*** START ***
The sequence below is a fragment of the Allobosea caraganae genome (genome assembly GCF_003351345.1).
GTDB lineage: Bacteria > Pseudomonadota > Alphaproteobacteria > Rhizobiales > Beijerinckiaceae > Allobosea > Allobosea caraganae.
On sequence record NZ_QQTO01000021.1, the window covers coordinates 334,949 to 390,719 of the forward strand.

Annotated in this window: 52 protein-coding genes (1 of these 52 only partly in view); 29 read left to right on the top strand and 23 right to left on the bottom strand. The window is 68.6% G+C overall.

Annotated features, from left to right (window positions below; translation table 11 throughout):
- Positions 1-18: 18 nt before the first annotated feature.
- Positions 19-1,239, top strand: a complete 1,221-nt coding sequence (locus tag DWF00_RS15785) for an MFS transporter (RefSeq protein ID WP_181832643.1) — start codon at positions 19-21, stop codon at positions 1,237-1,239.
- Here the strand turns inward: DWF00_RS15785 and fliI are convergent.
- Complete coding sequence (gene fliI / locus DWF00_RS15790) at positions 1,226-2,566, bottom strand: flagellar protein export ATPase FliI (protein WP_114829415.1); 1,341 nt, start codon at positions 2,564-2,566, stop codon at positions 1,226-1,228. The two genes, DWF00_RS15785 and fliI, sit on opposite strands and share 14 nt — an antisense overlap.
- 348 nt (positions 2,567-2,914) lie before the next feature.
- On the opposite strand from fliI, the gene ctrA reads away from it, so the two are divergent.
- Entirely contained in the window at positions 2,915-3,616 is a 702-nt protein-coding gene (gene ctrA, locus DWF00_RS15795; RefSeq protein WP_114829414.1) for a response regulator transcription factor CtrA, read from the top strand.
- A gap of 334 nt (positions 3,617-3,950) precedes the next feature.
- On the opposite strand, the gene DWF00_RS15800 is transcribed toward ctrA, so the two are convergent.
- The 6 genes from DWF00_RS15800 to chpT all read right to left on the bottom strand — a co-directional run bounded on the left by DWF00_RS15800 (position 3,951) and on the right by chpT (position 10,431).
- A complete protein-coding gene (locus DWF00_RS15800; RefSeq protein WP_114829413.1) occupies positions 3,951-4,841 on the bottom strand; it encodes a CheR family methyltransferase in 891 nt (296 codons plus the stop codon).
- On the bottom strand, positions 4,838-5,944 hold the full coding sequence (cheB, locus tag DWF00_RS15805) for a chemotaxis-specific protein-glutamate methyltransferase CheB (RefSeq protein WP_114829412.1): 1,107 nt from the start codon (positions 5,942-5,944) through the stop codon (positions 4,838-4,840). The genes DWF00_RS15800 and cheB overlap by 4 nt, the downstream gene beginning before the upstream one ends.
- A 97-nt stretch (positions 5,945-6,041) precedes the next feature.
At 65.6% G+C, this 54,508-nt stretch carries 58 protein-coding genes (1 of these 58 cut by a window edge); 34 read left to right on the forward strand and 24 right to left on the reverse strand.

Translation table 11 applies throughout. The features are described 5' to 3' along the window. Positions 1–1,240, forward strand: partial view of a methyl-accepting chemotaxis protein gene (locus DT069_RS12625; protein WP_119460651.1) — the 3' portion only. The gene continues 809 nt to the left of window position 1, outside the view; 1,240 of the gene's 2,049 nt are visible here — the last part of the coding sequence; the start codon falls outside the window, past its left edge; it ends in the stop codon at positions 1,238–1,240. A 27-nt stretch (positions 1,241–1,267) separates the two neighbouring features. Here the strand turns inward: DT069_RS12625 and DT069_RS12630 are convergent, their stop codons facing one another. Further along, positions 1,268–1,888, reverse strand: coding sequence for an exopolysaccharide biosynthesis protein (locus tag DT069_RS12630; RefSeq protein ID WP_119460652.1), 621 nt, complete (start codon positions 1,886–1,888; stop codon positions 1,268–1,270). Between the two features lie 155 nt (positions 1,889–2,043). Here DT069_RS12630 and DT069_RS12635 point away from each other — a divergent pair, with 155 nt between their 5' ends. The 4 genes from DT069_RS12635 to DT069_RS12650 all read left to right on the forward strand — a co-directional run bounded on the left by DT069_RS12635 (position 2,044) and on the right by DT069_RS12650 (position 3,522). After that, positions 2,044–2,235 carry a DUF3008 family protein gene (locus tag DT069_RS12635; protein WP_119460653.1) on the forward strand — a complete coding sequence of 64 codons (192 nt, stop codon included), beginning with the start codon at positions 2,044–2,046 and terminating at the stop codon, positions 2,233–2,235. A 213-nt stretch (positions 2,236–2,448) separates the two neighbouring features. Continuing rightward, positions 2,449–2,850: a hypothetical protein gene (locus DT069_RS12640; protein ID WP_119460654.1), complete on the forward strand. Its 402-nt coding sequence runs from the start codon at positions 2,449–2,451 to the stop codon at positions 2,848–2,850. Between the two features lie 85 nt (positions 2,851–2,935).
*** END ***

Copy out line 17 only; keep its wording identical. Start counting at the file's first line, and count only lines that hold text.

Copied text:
- On the bottom strand, positions 4,838-5,944 hold the full coding sequence (cheB, locus tag DWF00_RS15805) for a chemotaxis-specific protein-glutamate methyltransferase CheB (RefSeq protein WP_114829412.1): 1,107 nt from the start codon (positions 5,942-5,944) through the stop codon (positions 4,838-4,840). The genes DWF00_RS15800 and cheB overlap by 4 nt, the downstream gene beginning before the upstream one ends.